Another year, another RSNA conference. There was more to see and learn than one mortal can absorb in a week, but this edition of Radiology Today's annual 5 Things to Watch will attempt to slice some of the notable news and trends from RSNA 2018 into manageable portions.
I'll get the Captain Obvious part of this article out of the way by noting that AI was once again a hot topic. What I found interesting, however, is that the discussion is beginning to move from the "what" phase to the "how" phase. To be more specific, there wasn't quite as much emphasis this year on what AI can do. Instead, there was decidedly more talk about how it can be integrated into radiology practice. It seems that fears about AI replacing radiologists are receding into the background, at least for the foreseeable future.
Many AI discussions tracked with ideas relating to value in radiology, and several people talked about ways that AI may be able to increase productivity, alleviate workflow issues, and allow radiologists to spend more time focusing on patient care. The fact is there were many more than five interesting conversational threads, some AI related and some not, but here are the ones that, for one reason or another, stood out.
1. Better Images Through AI
One of the interesting uses of AI that was on full display this year was its ability to improve image quality rather than identify specific features. While companies such as ContextVision have been doing this for a few years, many other vendors at this year's show were also showcasing algorithms that improve image quality. For X-ray, CT, and PET, these algorithms produce diagnostic-quality images with significantly lower radiation doses. For MR, they reduce the amount of time needed to obtain the necessary images. Some algorithms even optimize patient positioning to reduce the dose and/or time needed to acquire an image.
The Big Four, of course, each touted algorithms of one sort or another that addressed image acquisition, as did HeartVista (MR), Konica Minolta (DR), MedicVision (MR), and Subtle Medical (MR and PET), among others. As these types of algorithms become more refined, they offer the potential to dramatically improve workflow and safety. I'll be interested to see how long it takes to achieve the much sought after five-minute MR scan.
2. AI Aggregators
Whether they're referred to as platforms or marketplaces, more companies are focusing on bringing AI to the masses. Much like Apple's App Store or Google Play, the concept makes sense. Rather than hunting for an algorithm that performs a specific task, most busy people would rather have a pool of algorithms to choose from. Aggregators also make it easier for developers to get their algorithms in front of a larger audience.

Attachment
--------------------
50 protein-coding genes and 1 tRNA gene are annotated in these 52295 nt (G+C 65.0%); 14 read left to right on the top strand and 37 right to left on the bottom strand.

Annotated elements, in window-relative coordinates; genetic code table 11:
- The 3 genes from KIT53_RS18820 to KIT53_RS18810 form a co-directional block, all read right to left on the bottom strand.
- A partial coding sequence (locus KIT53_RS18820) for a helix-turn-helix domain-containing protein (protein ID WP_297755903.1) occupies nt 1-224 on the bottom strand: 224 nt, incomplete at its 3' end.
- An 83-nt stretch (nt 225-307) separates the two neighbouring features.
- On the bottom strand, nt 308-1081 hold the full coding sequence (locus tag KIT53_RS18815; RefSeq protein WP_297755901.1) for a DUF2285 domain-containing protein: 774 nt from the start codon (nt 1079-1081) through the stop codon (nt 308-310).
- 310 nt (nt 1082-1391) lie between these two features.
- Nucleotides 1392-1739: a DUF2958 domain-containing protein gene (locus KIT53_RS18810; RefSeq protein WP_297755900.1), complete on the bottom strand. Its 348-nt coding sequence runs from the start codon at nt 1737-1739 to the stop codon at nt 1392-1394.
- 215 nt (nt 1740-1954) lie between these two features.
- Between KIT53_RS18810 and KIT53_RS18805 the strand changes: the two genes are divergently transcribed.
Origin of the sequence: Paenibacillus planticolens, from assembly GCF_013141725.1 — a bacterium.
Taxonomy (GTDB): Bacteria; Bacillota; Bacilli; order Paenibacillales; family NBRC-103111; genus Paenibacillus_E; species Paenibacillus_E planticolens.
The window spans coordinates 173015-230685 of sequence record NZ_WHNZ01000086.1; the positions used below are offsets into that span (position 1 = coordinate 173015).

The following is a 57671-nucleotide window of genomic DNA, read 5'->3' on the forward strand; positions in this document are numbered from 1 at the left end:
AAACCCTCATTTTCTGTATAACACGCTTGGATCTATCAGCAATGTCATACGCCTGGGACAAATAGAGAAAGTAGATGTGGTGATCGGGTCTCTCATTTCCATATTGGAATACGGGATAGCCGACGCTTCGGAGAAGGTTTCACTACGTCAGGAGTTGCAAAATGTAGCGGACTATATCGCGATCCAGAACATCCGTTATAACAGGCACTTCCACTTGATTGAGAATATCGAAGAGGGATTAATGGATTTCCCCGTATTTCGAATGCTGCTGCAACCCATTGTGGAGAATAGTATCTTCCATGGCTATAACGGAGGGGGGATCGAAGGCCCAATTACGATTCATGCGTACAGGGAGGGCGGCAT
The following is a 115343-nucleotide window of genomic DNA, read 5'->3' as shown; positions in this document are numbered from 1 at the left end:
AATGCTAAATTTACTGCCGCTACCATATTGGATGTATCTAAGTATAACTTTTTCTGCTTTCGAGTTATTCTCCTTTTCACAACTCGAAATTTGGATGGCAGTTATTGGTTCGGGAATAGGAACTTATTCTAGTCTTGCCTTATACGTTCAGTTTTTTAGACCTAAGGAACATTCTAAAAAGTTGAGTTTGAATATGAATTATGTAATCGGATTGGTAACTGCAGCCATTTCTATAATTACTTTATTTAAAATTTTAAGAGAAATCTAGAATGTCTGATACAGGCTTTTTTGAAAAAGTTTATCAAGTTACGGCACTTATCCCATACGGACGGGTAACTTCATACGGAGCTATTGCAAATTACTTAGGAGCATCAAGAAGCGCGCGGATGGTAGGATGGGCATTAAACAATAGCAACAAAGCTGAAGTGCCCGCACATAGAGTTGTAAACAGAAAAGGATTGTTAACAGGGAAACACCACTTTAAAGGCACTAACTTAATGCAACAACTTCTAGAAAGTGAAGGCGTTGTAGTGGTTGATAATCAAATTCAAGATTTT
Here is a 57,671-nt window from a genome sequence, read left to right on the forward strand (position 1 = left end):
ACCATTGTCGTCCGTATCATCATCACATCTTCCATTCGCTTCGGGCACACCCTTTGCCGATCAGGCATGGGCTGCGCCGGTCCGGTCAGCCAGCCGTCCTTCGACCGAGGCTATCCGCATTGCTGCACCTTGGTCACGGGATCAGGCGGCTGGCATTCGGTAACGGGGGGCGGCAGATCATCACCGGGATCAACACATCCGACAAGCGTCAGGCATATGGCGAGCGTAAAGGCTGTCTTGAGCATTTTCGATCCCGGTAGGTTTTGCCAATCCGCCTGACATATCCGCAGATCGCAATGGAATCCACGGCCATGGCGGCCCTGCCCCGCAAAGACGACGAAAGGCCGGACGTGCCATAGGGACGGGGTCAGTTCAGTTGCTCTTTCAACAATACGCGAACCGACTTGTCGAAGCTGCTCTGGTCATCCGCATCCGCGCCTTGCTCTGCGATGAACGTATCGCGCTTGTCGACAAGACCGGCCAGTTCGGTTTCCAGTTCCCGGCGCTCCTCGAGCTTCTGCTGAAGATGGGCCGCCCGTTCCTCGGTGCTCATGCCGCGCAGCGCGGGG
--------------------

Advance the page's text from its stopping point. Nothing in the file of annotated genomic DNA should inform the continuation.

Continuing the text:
Nuance, in partnership with NVIDIA, debuted its AI Marketplace at RSNA 2017, and others have since joined them. Arterys is actively building out its AI network to make it interoperable across vendor platforms. Fujifilm's REiLI, MEDNAX's MDR-AI Incubator, Philips' IntelliSpace Discovery 3.0, and Fovia's F.A.S.T. AI Suite are other offerings that aim to connect developers with radiology departments. Hey Google, download the intracranial hemorrhage app.
An interesting technology making its way into the radiology space is blockchain. There has been talk for a couple of years about adapting it for the imaging marketplace, but it seems to be finally gaining traction; a recent article in the Journal of the American College of Radiology cited blockchain as a hot market trend.
NucleusHealth has been working on radiology-specific blockchain projects for a while, and Change Healthcare recently acquired PokitDok, which should allow it to expand its blockchain offerings beyond what it already has.
The goal is to create a means of exchanging patient data that allows security and transparency. Proponents believe blockchain has the potential to reshape the market by improving governance of patient data. As Michael Averbach, CEO of Medical Diagnostic Web, told me at the show, "The people who operate the marketplace should decide how it runs."
(For more on blockchain, see our feature on page 16.)
4. What About China?
China was also a hot topic of conversation. More than a dozen first-time exhibitors were from China, and it was hard to miss the United Imaging Healthcare booth. It appears that Chinese companies are aiming for a larger share of the American imaging market, and with China's business-friendly policies, those companies should receive plenty of support. One person I spoke with believes that Chinese companies are poised to take a significant share of business from the Big Four, and other people I talked with believe it's not out of the question.